Public education as a social reform mechanism has not happened; public schools more often than not reflect and perpetuate the very worst aspects of our society.

If I may, I believe those of us who are adamant about supporting public education are committed to the potential, the promise that public education could be or should be something better, at the very least a model of equity if not a lever for equity.


Related to the above concern, access to experienced and certified teachers is a key aspect of both how our public schools have failed and how we are currently committed to the very worst aspects of education reform (for example, Teach For America and value-added methods for teacher evaluation).

Derek Black has compiled a powerful and important examination of Taking Teacher Quality Seriously.

See the abstract:

Although access to quality teachers is one of the most important aspects of a quality education, explicit concern with teacher quality has been conspicuously absent from past litigation over the right to education. Instead, past litigation has focused almost exclusively on funding. Though that litigation has narrowed gross funding gaps between schools in many states, it has not changed what matters most: access to quality teachers.

This Article proposes a break from the traditional approach to litigating the constitutional right to education. Rather than constitutionalizing adequate or equal funding, courts should constitutionalize quality teaching. The recent success of the constitutional challenge to tenure offers the first step in this direction. But the focus on teacher tenure alone is misplaced. Eliminating tenure, without addressing more important fundamental challenges for the teaching profession, may just make matters worse. Thus, this Article argues for a broader intervention strategy. When evaluating claims that students have been deprived of their constitutional right to education, courts should first ensure that states equally distribute existing quality teachers, regardless of the supply. Courts should then address state policies that affect the supply of teachers, which include far more than just salaries. When those remedies still prove insufficient to ensure access to quality teachers, courts must ensure that the removal of ineffective teachers is possible.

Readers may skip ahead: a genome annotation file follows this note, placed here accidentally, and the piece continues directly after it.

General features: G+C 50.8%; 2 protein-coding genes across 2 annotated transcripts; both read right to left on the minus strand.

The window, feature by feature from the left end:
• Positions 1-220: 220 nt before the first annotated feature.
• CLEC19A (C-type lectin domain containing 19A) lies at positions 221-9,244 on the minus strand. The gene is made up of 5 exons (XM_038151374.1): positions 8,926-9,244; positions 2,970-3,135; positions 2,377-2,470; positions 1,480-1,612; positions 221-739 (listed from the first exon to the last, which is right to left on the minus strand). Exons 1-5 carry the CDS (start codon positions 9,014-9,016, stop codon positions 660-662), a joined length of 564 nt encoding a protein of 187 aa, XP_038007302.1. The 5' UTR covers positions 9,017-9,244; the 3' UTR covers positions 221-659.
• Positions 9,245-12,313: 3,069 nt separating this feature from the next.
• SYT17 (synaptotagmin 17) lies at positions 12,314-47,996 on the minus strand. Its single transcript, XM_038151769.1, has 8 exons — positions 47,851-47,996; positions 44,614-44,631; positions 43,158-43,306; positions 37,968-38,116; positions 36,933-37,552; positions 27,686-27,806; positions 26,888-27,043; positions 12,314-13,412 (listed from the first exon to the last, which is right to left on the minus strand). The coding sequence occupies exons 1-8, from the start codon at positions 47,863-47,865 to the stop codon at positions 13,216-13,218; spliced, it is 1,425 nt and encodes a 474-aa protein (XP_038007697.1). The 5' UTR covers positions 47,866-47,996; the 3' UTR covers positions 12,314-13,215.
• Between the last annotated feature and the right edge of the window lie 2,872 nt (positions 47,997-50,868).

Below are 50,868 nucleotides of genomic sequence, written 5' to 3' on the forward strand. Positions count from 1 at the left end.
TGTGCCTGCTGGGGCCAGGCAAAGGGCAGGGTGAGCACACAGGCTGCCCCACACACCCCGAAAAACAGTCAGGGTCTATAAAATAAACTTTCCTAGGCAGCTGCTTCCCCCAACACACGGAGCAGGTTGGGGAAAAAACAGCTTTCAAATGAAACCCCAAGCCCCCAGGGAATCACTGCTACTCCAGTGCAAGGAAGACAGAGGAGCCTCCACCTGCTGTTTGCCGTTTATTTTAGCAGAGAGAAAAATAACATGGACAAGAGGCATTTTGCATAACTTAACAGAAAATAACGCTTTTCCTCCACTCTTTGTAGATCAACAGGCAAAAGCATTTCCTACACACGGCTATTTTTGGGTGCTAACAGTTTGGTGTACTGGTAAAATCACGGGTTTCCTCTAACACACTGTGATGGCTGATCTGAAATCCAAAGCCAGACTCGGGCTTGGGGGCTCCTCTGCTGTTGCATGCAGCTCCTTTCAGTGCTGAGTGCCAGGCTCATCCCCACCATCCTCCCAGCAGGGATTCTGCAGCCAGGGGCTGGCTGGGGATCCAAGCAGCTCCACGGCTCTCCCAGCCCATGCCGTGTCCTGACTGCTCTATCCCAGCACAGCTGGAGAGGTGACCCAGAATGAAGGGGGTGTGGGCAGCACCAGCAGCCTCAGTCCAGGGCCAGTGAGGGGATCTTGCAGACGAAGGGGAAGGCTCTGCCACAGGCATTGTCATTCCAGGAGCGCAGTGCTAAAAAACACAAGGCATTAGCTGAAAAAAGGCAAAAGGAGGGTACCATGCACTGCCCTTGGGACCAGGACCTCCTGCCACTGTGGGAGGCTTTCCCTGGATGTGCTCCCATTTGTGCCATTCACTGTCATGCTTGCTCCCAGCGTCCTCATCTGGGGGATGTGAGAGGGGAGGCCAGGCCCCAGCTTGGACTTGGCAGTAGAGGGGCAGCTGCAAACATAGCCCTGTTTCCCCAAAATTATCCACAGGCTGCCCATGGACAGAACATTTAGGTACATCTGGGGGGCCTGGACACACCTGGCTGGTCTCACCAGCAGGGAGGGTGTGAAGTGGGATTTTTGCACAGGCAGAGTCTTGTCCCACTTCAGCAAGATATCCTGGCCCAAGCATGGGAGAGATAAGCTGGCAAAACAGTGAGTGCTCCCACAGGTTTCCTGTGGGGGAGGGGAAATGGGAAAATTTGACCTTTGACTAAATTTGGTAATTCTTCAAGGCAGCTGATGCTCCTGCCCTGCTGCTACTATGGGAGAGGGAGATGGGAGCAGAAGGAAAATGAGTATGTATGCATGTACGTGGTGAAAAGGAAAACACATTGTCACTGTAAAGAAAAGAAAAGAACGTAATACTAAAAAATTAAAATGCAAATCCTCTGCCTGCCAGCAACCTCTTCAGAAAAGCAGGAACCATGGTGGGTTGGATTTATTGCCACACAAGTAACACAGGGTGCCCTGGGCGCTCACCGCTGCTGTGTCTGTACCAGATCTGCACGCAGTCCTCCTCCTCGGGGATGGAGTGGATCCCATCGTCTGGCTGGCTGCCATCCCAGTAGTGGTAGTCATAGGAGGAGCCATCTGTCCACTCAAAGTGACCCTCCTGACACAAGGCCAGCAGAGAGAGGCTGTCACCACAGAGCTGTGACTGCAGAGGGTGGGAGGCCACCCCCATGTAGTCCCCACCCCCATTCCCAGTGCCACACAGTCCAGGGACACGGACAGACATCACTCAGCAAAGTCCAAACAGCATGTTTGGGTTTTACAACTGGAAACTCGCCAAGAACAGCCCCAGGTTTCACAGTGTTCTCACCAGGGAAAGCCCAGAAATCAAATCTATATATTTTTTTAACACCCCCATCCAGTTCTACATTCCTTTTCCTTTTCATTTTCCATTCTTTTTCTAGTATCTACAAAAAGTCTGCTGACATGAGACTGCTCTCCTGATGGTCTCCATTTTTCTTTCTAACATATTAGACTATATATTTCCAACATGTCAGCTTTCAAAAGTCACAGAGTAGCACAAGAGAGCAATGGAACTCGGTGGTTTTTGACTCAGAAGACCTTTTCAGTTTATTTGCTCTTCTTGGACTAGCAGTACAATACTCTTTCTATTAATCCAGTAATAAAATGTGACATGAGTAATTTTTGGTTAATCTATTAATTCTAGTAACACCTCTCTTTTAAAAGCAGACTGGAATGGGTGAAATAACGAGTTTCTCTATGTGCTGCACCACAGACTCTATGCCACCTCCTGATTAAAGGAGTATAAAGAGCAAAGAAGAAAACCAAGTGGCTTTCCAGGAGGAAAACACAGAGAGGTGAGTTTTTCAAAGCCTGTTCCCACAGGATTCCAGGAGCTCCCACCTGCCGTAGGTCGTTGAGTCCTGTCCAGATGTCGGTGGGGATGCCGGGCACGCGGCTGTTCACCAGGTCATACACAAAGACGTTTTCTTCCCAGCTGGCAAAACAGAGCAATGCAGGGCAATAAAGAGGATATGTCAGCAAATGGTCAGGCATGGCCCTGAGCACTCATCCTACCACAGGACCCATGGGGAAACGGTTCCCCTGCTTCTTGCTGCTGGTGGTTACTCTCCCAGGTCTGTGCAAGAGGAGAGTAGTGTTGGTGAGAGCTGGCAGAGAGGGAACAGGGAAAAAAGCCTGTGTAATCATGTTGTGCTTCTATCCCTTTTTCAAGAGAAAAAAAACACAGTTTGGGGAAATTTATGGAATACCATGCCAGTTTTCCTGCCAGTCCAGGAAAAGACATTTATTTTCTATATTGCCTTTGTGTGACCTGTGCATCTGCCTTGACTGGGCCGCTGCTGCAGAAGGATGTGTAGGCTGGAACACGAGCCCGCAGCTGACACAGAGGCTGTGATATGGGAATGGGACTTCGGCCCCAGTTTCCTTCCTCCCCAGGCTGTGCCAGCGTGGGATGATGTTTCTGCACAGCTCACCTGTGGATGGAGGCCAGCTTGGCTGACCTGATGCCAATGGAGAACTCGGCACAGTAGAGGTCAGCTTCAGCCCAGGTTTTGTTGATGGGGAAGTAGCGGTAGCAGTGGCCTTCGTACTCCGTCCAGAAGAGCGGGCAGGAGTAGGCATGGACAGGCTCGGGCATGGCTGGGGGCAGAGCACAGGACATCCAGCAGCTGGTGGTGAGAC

And a perfect companion for your weekend reading comes from 1969: “Bullshit and the Art of Crap -Detection” by Neil Postman.

Here’s just a taste:

Thus, my main purpose this afternoon is to introduce the subject of bullshit to the NCTE. It is a subject, one might say, that needs no introduction to the NCTE, but I want to do it in a way that would allow bullshit to take its place alongside our literary heritage, grammatical theory, the topic sentence, and correct usage as part of the content of English instruction. For this reason, I will have to use 15 minutes or so of your time to discuss the taxonomy of bullshit. It is important for you to pay close attention to this, since I am going to give a quiz at the conclusion.

“Grit” Takes another Hit (with Caveats)

David Denby’s The Limits of “Grit” in The New Yorker offers further evidence that the “grit” train is slowly but surely being derailed.

Paul Tough, journalist, and Angela Duckworth, scholar, have been central to the rise of “grit” as a silver-bullet in education reform—mostly targeting high-poverty racial minority students in “no excuses” charter schools. Both Tough and Duckworth have recently begun pack pedaling slightly as they release new books, Tough’s second on teaching children in poverty and Duckworth’s first on her highly celebrated “grit,” which was a hit as a TED talk and garnered her a MacAuthur Genius grant.

While the “grit” train was gaining steam among politicians, the media, and edureformers, several educators and scholars raised significant concerns about the essential racist and classist elements of “grit” research, the “grit” narrative, and why both are so politically powerful and popular with the public.

“Grit” is receiving another boost directly from Tough’s and Duckworth’s books—and the PR masked as journalism both have been afforded through their own public writings and numerous interviews at many of the most prestigious news sources.